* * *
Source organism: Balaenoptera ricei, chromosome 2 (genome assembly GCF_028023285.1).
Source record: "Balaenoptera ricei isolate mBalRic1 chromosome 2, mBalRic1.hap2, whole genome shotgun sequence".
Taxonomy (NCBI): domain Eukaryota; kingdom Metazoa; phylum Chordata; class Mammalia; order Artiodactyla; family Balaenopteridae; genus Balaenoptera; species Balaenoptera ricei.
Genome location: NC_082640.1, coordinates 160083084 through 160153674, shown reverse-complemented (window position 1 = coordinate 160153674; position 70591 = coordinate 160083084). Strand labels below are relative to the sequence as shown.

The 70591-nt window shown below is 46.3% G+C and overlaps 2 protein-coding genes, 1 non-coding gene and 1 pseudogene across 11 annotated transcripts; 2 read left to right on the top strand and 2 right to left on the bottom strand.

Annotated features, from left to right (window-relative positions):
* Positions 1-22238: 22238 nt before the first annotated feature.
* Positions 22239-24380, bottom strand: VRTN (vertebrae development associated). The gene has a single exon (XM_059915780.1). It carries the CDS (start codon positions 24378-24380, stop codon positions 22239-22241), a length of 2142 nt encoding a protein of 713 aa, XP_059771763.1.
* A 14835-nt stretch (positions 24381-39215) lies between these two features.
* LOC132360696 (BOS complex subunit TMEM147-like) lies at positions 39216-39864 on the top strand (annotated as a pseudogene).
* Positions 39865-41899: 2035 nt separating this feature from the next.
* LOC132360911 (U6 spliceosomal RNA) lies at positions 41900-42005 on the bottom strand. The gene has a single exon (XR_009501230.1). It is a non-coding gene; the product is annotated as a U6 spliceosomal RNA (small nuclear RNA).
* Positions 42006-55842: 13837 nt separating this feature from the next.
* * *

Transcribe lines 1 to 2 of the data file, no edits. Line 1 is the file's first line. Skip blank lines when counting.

Source organism: Balaenoptera ricei, chromosome 2 (genome assembly GCF_028023285.1).
Source record: "Balaenoptera ricei isolate mBalRic1 chromosome 2, mBalRic1.hap2, whole genome shotgun sequence".